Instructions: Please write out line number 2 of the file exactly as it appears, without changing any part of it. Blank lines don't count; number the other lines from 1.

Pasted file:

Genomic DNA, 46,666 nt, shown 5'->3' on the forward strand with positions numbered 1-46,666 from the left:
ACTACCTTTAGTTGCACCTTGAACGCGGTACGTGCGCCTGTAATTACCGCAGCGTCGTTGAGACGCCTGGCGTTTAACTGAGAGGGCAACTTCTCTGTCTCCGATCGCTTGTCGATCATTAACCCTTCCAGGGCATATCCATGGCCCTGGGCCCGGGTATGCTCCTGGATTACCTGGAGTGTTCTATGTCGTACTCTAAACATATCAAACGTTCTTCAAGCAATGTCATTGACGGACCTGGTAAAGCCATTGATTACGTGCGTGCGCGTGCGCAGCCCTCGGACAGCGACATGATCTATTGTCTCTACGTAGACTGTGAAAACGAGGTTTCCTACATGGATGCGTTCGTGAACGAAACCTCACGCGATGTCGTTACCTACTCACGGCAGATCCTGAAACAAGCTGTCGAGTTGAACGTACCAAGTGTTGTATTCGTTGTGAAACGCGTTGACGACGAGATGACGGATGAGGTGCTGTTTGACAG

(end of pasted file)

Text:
ACTACCTTTAGTTGCACCTTGAACGCGGTACGTGCGCCTGTAATTACCGCAGCGTCGTTGAGACGCCTGGCGTTTAACTGAGAGGGCAACTTCTCTGTCTCCGATCGCTTGTCGATCATTAACCCTTCCAGGGCATATCCATGGCCCTGGGCCCGGGTATGCTCCTGGATTACCTGGAGTGTTCTATGTCGTACTCTAAACATATCAAACGTTCTTCAAGCAATGTCATTGACGGACCTGGTAAAGCCATTGATTACGTGCGTGCGCGTGCGCAGCCCTCGGACAGCGACATGATCTATTGTCTCTACGTAGACTGTGAAAACGAGGTTTCCTACATGGATGCGTTCGTGAACGAAACCTCACGCGATGTCGTTACCTACTCACGGCAGATCCTGAAACAAGCTGTCGAGTTGAACGTACCAAGTGTTGTATTCGTTGTGAAACGCGTTGACGACGAGATGACGGATGAGGTGCTGTTTGACAG